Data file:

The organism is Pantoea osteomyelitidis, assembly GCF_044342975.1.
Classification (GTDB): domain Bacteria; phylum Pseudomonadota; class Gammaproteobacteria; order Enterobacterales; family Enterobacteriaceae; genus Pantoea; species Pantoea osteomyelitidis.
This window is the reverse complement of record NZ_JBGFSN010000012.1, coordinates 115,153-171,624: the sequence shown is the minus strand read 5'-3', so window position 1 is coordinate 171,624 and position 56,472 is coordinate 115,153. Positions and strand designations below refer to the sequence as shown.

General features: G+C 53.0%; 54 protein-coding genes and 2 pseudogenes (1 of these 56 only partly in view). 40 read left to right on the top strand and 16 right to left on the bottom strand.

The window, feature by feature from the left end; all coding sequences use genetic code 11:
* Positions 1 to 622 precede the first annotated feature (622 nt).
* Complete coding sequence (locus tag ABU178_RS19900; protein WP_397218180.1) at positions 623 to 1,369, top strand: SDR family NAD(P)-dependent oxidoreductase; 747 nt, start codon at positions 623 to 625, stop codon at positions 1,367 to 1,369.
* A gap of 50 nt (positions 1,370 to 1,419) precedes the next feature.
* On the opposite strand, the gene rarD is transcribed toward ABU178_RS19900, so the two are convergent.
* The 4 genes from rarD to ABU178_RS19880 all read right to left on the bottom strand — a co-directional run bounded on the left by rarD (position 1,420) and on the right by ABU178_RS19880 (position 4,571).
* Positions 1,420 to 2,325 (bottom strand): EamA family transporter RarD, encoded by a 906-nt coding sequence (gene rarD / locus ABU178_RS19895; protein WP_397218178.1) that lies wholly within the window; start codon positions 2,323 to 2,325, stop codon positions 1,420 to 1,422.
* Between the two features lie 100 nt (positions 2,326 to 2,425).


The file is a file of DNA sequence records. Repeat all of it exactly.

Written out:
The organism is Pantoea osteomyelitidis, assembly GCF_044342975.1.
Classification (GTDB): domain Bacteria; phylum Pseudomonadota; class Gammaproteobacteria; order Enterobacterales; family Enterobacteriaceae; genus Pantoea; species Pantoea osteomyelitidis.
This window is the reverse complement of record NZ_JBGFSN010000012.1, coordinates 115,153-171,624: the sequence shown is the minus strand read 5'-3', so window position 1 is coordinate 171,624 and position 56,472 is coordinate 115,153. Positions and strand designations below refer to the sequence as shown.

General features: G+C 53.0%; 54 protein-coding genes and 2 pseudogenes (1 of these 56 only partly in view). 40 read left to right on the top strand and 16 right to left on the bottom strand.

The window, feature by feature from the left end; all coding sequences use genetic code 11:
* Positions 1 to 622 precede the first annotated feature (622 nt).
* Complete coding sequence (locus tag ABU178_RS19900; protein WP_397218180.1) at positions 623 to 1,369, top strand: SDR family NAD(P)-dependent oxidoreductase; 747 nt, start codon at positions 623 to 625, stop codon at positions 1,367 to 1,369.
* A gap of 50 nt (positions 1,370 to 1,419) precedes the next feature.
* On the opposite strand, the gene rarD is transcribed toward ABU178_RS19900, so the two are convergent.
* The 4 genes from rarD to ABU178_RS19880 all read right to left on the bottom strand — a co-directional run bounded on the left by rarD (position 1,420) and on the right by ABU178_RS19880 (position 4,571).
* Positions 1,420 to 2,325 (bottom strand): EamA family transporter RarD, encoded by a 906-nt coding sequence (gene rarD / locus ABU178_RS19895; protein WP_397218178.1) that lies wholly within the window; start codon positions 2,323 to 2,325, stop codon positions 1,420 to 1,422.
* Between the two features lie 100 nt (positions 2,326 to 2,425).